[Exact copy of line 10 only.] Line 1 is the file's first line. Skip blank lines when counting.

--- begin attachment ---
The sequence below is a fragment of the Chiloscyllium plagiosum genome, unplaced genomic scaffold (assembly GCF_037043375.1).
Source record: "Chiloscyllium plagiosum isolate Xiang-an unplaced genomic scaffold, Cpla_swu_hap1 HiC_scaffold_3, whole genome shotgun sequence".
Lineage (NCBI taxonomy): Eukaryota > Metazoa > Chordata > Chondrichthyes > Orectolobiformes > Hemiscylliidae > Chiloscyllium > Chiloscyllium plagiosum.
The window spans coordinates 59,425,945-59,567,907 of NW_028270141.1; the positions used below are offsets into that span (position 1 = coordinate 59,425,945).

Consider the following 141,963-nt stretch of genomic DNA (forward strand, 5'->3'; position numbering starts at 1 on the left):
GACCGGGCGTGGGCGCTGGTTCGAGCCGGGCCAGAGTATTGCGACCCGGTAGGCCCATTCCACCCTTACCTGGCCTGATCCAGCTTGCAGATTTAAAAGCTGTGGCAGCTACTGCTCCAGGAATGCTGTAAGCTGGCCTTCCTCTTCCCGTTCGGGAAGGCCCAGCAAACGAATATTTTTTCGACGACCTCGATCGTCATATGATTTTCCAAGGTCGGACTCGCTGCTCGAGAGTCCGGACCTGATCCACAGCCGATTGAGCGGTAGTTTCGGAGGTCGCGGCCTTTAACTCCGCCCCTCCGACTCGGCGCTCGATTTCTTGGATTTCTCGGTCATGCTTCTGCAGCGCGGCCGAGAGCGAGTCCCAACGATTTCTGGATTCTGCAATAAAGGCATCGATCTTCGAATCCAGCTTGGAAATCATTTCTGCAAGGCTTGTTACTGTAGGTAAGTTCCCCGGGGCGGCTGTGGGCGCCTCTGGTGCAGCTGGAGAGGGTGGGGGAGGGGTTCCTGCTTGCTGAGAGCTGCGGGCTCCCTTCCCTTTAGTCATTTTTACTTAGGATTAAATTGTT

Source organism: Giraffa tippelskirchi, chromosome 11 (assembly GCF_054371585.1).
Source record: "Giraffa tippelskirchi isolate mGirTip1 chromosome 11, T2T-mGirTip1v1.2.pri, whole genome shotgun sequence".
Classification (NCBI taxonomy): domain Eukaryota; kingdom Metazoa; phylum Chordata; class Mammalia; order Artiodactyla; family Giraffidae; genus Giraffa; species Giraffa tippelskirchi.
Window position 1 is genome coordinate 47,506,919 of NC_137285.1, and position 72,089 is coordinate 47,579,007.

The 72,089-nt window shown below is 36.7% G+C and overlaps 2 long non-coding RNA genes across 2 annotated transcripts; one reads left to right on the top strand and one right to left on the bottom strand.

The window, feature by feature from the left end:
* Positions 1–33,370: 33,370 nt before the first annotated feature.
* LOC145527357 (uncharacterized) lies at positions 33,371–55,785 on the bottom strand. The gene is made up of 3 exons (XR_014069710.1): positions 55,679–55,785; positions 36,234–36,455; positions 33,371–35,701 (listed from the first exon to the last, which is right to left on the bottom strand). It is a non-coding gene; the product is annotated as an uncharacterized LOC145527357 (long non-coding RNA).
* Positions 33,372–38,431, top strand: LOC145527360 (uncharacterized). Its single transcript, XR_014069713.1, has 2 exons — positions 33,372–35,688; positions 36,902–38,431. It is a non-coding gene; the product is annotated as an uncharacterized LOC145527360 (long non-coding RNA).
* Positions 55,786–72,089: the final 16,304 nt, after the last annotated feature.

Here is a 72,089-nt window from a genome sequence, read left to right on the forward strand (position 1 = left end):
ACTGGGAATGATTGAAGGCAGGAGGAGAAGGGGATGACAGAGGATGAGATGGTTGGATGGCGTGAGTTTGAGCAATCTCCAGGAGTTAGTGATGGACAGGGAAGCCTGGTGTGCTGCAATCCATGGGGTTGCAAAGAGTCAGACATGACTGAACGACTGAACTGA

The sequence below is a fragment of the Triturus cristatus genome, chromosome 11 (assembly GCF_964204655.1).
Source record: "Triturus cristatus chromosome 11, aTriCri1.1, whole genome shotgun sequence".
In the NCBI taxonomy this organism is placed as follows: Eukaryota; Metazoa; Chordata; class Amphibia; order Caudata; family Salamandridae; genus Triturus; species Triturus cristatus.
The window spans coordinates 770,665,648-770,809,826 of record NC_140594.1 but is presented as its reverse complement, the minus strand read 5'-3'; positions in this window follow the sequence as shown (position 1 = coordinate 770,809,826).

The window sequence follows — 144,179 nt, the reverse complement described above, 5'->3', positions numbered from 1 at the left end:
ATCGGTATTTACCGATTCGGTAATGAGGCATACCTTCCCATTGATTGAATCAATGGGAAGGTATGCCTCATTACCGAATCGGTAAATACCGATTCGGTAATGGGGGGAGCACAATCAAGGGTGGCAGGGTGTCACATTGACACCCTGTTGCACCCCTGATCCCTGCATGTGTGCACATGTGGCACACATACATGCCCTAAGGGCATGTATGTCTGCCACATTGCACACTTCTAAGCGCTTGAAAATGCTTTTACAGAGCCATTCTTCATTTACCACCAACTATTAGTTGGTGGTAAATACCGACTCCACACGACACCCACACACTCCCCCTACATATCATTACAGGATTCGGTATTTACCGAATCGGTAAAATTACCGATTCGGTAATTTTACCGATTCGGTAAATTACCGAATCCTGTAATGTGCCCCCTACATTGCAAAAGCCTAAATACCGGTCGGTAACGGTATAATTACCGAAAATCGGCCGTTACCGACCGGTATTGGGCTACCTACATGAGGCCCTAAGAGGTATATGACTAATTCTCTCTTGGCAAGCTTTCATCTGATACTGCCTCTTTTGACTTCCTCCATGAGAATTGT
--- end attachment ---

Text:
Window position 1 is genome coordinate 47,506,919 of NC_137285.1, and position 72,089 is coordinate 47,579,007.